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Pennsylvania Employment: Political Discrimination In Government Jobs

By Samuel Cordes

This article introduces illegal political discrimination by government employers.

After an election in which the voters “threw the bums out,” the new bums might want to turn around and throw out the folks who worked for the bums previously in office. But there is a catch: the U.S. Constitution forbids governmental discrimination against public employees based on their political affiliations, with narrow exception.

Political affiliation discrimination

This article will begin to explore the concept of illegal discrimination in public employment based on political affiliation – a component of constitutionally protected speech, expression, belief and association. The civil rights law surrounding political discrimination in governmental employment is extremely complex as articulated in detail by many cases from the U.S. Supreme Court and lower courts.

Not only is the law complicated, but also each political discrimination claim is itself highly dependent on the individual facts of the situation. Finally, suing a governmental unit can also be tricky from a legal standpoint.

Experienced legal counsel important

Because of these aspects of political discrimination claims, any Pennsylvanian who feels that he or she has been terminated (or not hired) or otherwise negatively treated, such as by demotion or in unequal treatment with other employees, in a government job, because of political affiliation, should speak with experienced legal counsel as early as possible about the worker’s legal rights, including a potential lawsuit.

An employment lawyer who has handled political discrimination cases will know how to launch an appropriate investigation of the matter and be aware of any applicable deadlines. One such legal resource for Pennsylvanians is the law firm of Samuel J. Cordes & Associates, based in Pittsburgh and representing employees throughout Western Pennsylvania.

A narrow exception

The exception to the prohibition of political discrimination in this context grows from the notion that an elected official needs certain people around him or her of like political thought in order to carry out the policies on which he or she was elected and that this is part of a functioning democracy.

Judges have looked at certain aspects of jobs to decide whether political association is an essential part of the duties. For example, political patronage may be more likely to be allowed if the employee has a high level of discretion or responsibility, significant input into governmental decisions, is in a policymaking position or is a public spokesperson.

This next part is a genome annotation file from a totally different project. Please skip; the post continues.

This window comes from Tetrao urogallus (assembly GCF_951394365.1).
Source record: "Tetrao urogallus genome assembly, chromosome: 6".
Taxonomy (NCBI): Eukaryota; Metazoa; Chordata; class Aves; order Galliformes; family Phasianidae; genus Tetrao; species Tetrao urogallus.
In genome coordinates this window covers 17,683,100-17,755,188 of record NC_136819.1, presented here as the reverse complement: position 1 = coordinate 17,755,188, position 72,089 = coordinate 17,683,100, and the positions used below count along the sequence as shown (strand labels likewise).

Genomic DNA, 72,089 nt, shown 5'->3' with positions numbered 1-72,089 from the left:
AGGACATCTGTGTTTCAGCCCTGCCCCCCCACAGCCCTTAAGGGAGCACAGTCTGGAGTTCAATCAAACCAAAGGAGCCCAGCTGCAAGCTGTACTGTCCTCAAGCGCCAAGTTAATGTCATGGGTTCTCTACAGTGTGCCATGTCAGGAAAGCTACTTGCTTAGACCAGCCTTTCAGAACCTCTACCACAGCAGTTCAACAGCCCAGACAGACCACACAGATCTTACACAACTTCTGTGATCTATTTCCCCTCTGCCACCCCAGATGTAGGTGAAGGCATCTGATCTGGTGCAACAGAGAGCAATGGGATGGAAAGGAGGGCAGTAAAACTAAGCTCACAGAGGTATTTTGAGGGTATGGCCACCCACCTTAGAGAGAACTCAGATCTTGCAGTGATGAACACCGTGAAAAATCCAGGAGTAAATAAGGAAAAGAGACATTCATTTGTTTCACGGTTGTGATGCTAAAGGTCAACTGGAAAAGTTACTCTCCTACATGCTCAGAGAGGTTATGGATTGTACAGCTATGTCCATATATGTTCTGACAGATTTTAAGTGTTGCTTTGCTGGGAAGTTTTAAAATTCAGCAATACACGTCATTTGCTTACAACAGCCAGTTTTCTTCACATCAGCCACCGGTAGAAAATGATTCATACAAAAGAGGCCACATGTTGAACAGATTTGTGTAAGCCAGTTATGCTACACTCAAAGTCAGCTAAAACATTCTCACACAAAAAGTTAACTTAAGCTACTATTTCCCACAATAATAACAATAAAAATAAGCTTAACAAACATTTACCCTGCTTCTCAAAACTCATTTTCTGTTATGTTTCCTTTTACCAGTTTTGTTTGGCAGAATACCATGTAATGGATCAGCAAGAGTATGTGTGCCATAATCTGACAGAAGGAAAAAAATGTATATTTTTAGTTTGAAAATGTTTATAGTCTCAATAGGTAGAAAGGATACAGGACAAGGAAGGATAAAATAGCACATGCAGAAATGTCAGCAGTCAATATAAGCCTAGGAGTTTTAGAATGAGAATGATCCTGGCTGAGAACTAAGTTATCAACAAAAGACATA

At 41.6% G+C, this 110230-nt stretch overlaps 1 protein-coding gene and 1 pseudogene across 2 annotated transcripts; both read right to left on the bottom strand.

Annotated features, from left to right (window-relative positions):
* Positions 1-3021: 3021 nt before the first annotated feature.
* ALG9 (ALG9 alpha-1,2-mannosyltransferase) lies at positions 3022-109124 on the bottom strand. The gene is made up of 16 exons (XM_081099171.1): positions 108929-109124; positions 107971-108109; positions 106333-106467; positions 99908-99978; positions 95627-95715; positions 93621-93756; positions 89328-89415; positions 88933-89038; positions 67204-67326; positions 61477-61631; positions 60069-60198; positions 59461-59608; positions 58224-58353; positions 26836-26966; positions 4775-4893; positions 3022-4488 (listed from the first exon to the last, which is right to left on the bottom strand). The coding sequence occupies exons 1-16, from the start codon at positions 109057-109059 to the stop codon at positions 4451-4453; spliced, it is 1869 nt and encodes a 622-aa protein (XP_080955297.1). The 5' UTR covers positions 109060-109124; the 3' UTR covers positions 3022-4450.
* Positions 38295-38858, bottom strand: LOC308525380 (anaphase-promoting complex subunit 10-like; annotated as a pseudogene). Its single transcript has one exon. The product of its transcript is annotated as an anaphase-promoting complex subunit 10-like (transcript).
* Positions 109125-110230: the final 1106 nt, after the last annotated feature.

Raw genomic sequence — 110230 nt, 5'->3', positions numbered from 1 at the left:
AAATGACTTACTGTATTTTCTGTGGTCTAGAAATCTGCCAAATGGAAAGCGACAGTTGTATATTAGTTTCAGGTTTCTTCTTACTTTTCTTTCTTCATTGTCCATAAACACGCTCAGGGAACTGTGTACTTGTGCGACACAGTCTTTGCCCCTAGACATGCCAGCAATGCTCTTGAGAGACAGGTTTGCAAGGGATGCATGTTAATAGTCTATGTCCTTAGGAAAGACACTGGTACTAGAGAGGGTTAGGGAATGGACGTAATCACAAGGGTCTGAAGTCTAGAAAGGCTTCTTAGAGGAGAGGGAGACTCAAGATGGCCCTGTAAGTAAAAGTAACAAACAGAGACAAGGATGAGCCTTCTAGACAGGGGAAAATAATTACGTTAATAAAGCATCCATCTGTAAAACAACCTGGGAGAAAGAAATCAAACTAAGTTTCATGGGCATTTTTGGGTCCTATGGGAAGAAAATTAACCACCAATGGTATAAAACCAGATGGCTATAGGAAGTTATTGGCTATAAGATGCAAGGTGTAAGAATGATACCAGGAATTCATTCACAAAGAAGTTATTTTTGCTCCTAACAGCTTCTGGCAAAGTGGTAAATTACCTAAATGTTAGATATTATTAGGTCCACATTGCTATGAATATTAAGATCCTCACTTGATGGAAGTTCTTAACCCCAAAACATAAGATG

Elements of a political discrimination claim

According to the U.S. Court of Appeals for the 3 rd Circuit, which includes Pennsylvania, a plaintiff in a political discrimination case must show:

  • Political association was not an appropriate and legal consideration for the job in question.
  • The employee was engaging in protected political expression; in other words, he or she had (or did not have) a political affiliation or belief, or engaged in (or did not engage in) political activity.
  • The employee’s political affiliation or belief (or failure to have one) was a “substantial or motivating factor” in the government employer’s firing or other negative employment action.

At this point, the public employer could avoid liability if it shows by a preponderance of the evidence that it the negative employment action would have been taken anyway even without the political affiliation. For example, the employer could provide evidence that it took negative action because of poor performance or insubordination.

This just scratches the surface of an evolving and intricate area of employment law. Be sure to engage an experienced employment law attorney if you believe you have experienced political discrimination in your government job.